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Utah State Professor Receives Fulbright Scholar Award

Thursday, Feb. 24, 2005

Fulbright Scholar Roger K. Kjelgren

Fulbright Scholar Roger K. Kjelgren

Roger K. Kjelgren, associate professor of urban horticulture in Utah State University’s Department of Plants, Soils and Biometeorology, has been awarded a Fulbright Scholar grant to Thailand during the 2005-06 academic year, according to a news release from the U.S. Department of State and the J. William Fulbright Foreign Scholarship Board.
Next fall, Kjelgren will travel to Kasetsart University in Bangkok, where he’ll spend six months teaching and assisting the department of forestry faculty in developing curriculum for the school’s new urban forestry program.
“It will be a great learning experience and quite a change from Utah,” said Kjelgren, who joined Utah State’s faculty in 1992, directs the master of professional studies in horticulture program and is a founder of the university’s six-year-old Center for Water-Efficient Landscaping.
While Bangkok’s hot, humid climate, dominated by the Asian Monsoon, differs markedly from the arid Intermountain West, Kjelgren will continue to train aspiring urban foresters to understand the complexity of water management in rapidly urbanizing areas.
“Bangkok has undergone significant growth in recent years and the metropolitan area’s population now exceeds 10 million,” said Kjelgren. “The Thai government has made improving the urban environment a top priority.”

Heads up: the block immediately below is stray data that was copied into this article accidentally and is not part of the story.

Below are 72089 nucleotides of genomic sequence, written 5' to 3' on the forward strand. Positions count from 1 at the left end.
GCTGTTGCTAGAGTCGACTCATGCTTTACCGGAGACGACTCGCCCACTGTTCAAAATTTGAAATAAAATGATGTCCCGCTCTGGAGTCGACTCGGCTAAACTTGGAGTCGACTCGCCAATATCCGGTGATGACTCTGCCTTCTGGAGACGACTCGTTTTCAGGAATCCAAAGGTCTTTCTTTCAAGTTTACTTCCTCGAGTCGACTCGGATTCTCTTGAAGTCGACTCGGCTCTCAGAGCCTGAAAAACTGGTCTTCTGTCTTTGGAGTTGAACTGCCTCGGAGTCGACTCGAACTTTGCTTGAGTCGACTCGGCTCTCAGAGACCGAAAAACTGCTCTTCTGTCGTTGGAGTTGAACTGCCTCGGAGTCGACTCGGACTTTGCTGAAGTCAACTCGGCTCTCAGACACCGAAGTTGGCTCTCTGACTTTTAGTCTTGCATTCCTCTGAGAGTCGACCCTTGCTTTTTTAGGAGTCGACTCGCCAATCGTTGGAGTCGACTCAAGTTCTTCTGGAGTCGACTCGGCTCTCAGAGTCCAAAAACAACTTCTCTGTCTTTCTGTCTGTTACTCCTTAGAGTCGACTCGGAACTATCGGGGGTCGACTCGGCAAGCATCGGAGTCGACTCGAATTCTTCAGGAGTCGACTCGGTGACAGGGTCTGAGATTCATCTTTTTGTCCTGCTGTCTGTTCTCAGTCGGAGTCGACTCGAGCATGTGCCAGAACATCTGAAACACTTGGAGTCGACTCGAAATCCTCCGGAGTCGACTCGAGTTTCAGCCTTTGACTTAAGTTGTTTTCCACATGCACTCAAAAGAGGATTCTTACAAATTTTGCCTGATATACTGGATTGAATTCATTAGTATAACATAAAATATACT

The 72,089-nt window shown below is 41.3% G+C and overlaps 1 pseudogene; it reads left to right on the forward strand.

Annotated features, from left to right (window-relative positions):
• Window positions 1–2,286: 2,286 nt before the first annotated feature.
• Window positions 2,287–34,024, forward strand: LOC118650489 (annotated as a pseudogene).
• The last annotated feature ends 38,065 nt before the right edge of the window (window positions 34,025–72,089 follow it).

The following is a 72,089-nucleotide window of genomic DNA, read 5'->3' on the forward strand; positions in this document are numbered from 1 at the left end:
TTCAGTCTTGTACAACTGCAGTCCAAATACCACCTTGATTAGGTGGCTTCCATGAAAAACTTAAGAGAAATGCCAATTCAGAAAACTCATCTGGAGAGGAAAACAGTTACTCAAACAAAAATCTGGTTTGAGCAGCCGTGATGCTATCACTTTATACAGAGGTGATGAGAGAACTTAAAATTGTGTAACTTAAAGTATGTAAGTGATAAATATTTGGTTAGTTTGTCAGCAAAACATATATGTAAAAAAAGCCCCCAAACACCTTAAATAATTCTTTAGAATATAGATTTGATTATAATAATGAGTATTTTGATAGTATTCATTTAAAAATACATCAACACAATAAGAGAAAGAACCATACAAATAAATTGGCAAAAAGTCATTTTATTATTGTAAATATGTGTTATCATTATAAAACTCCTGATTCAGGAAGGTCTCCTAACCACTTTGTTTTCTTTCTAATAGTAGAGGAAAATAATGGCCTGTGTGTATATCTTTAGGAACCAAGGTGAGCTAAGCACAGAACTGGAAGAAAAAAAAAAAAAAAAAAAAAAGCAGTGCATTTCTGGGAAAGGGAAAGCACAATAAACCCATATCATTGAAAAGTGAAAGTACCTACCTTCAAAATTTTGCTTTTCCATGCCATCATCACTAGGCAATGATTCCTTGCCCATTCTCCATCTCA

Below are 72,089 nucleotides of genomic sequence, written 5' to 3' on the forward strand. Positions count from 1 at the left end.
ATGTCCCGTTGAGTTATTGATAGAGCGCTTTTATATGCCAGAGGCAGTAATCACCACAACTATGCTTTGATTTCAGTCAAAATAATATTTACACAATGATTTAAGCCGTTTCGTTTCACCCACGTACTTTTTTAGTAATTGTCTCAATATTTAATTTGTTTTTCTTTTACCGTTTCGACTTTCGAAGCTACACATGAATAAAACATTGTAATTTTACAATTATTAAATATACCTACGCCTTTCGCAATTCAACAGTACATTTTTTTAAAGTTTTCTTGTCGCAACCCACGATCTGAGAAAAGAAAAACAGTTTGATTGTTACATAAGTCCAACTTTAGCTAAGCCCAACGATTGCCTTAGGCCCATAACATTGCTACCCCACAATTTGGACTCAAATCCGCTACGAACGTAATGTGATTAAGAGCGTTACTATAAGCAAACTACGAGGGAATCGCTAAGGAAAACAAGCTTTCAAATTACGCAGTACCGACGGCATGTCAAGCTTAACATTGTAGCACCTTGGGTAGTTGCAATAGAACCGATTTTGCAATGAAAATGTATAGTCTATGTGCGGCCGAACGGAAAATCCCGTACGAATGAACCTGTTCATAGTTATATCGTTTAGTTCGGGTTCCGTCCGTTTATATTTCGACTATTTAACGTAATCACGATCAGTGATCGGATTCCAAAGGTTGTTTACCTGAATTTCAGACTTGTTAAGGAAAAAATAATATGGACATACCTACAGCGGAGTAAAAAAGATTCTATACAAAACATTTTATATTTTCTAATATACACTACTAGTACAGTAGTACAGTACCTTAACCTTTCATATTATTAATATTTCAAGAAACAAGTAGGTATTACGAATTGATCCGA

He added that Bangkok is the country’s cultural, educational, political and economic center, as well as the main port and tourist gateway.
Kjelgren said he hopes his work with Kasetsart University, Thailand’s state agricultural institution of higher learning, will lead to an ongoing relationship with Utah State and future exchanges between Kasetsart and Utah State scholars.
Following his Fulbright experience in Thailand, Kjelgren will continue his year-long sabbatical with a six-month stint at the University of Queensland in Australia. There, he will serve as a visiting lecturer at the university’s Center for Native Floriculture.
Kjelgren is one of approximately 800 faculty and professionals from the United States who will travel abroad to some 140 counties for the 2005-06 academic year through the Fulbright Scholar Program. Established in 1946 under legislation introduced by the late Sen. J. William Fulbright of Arkansas, the program’s purpose is to build mutual understanding between the people of the United States and other countries.

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